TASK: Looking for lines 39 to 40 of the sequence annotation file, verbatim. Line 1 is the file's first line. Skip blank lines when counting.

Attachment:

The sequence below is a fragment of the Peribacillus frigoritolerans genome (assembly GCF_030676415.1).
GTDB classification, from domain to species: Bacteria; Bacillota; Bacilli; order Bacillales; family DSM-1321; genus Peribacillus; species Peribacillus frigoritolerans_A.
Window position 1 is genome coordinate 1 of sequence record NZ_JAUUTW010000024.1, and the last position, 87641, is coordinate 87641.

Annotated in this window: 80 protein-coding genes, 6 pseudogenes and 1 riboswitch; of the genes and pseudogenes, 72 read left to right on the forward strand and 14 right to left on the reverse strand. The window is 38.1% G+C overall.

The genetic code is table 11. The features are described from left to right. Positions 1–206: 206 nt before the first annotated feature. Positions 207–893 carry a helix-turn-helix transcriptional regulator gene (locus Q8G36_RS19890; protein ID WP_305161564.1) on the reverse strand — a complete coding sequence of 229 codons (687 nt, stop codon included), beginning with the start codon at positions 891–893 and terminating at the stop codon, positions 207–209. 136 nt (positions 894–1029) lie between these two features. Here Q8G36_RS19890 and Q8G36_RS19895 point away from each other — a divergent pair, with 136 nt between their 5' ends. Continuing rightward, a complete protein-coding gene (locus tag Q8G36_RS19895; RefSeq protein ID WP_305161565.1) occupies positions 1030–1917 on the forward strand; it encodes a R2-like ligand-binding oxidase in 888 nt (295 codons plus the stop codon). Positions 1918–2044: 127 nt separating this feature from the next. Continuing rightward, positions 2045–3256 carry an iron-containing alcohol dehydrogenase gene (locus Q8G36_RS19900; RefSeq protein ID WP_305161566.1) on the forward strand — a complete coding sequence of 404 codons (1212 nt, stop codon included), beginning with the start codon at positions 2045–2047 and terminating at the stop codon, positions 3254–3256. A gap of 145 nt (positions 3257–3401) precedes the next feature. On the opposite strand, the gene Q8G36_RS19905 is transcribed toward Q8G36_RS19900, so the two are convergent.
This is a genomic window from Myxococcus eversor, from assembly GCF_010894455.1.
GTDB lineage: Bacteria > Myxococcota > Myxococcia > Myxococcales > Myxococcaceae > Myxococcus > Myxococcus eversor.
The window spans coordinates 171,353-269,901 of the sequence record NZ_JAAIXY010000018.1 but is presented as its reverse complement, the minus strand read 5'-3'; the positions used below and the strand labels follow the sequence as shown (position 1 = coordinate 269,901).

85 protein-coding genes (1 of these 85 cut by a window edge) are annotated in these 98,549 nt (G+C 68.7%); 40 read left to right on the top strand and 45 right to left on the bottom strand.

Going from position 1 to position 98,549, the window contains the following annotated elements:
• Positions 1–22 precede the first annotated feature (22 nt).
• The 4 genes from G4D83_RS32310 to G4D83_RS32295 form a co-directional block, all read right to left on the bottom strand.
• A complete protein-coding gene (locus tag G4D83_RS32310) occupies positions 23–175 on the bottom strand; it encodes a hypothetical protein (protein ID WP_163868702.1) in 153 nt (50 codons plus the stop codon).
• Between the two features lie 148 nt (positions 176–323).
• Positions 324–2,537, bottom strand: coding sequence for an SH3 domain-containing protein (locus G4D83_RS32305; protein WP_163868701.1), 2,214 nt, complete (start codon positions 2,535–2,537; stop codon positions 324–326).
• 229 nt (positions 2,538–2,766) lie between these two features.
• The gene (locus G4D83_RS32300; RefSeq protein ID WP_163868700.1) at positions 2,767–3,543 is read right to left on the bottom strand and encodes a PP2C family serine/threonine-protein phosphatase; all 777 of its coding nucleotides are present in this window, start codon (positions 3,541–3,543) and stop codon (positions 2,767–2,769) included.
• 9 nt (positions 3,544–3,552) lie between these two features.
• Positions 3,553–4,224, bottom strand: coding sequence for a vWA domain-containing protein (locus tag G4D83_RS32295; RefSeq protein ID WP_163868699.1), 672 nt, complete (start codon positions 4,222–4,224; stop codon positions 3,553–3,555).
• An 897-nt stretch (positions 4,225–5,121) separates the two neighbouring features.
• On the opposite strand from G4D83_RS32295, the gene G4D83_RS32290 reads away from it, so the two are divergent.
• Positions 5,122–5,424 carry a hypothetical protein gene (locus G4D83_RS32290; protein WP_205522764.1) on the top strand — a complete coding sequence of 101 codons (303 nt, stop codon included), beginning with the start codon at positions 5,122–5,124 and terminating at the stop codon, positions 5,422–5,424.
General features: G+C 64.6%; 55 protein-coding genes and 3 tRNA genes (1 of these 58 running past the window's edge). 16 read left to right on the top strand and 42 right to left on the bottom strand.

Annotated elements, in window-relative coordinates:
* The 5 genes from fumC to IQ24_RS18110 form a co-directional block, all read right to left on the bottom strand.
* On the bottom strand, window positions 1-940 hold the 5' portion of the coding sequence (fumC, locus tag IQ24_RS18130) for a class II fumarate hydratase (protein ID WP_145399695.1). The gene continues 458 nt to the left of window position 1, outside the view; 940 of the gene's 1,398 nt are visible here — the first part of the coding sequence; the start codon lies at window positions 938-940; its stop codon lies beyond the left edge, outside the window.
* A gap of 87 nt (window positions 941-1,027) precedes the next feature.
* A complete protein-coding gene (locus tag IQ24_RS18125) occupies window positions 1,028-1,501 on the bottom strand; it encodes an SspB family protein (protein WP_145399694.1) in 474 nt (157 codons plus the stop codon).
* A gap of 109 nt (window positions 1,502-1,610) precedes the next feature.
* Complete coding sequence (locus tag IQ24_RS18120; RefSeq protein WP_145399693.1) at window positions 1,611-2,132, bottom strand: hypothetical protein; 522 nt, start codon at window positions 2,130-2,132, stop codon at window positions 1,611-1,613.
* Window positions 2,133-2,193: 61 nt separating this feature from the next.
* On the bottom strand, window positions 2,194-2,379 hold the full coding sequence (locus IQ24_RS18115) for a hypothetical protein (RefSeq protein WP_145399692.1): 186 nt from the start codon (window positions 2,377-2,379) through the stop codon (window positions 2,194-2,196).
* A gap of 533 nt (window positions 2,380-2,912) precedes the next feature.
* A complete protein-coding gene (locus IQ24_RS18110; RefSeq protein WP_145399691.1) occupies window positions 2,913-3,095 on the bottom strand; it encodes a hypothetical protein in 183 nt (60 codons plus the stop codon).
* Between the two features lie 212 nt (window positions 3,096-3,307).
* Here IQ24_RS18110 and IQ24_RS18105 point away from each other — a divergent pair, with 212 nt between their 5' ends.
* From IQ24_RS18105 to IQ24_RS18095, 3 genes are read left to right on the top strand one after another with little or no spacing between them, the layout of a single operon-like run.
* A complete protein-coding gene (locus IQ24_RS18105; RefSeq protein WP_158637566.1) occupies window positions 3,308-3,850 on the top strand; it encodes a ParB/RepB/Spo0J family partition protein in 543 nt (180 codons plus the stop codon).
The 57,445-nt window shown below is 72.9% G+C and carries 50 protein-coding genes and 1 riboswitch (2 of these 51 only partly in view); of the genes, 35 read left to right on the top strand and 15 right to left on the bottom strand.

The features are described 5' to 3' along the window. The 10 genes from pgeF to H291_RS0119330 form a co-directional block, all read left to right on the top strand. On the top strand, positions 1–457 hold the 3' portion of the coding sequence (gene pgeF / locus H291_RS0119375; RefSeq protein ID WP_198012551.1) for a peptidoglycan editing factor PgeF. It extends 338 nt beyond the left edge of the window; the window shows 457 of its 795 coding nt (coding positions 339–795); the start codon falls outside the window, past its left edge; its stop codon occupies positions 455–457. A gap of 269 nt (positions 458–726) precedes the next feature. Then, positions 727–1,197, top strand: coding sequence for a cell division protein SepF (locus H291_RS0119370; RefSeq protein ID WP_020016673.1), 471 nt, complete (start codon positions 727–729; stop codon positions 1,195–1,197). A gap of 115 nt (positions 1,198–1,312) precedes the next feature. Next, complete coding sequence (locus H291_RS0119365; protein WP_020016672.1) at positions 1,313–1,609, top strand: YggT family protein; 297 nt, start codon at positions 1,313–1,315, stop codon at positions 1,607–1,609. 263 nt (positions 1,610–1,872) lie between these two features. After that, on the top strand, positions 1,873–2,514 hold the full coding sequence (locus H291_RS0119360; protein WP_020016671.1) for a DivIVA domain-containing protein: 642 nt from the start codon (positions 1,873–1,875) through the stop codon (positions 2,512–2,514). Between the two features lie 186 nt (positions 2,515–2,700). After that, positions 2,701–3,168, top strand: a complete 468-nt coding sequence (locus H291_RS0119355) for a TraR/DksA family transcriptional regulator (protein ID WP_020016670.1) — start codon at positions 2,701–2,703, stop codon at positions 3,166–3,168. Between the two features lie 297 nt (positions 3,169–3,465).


The 57,445-nt window shown below is 72.9% G+C and carries 50 protein-coding genes and 1 riboswitch (2 of these 51 only partly in view); of the genes, 35 read left to right on the top strand and 15 right to left on the bottom strand.

The features are described 5' to 3' along the window. The 10 genes from pgeF to H291_RS0119330 form a co-directional block, all read left to right on the top strand. On the top strand, positions 1–457 hold the 3' portion of the coding sequence (gene pgeF / locus H291_RS0119375; RefSeq protein ID WP_198012551.1) for a peptidoglycan editing factor PgeF. It extends 338 nt beyond the left edge of the window; the window shows 457 of its 795 coding nt (coding positions 339–795); the start codon falls outside the window, past its left edge; its stop codon occupies positions 455–457. A gap of 269 nt (positions 458–726) precedes the next feature. Then, positions 727–1,197, top strand: coding sequence for a cell division protein SepF (locus H291_RS0119370; RefSeq protein ID WP_020016673.1), 471 nt, complete (start codon positions 727–729; stop codon positions 1,195–1,197). A gap of 115 nt (positions 1,198–1,312) precedes the next feature. Next, complete coding sequence (locus H291_RS0119365; protein WP_020016672.1) at positions 1,313–1,609, top strand: YggT family protein; 297 nt, start codon at positions 1,313–1,315, stop codon at positions 1,607–1,609. 263 nt (positions 1,610–1,872) lie between these two features. After that, on the top strand, positions 1,873–2,514 hold the full coding sequence (locus H291_RS0119360; protein WP_020016671.1) for a DivIVA domain-containing protein: 642 nt from the start codon (positions 1,873–1,875) through the stop codon (positions 2,512–2,514). Between the two features lie 186 nt (positions 2,515–2,700). After that, positions 2,701–3,168, top strand: a complete 468-nt coding sequence (locus H291_RS0119355) for a TraR/DksA family transcriptional regulator (protein ID WP_020016670.1) — start codon at positions 2,701–2,703, stop codon at positions 3,166–3,168. Between the two features lie 297 nt (positions 3,169–3,465).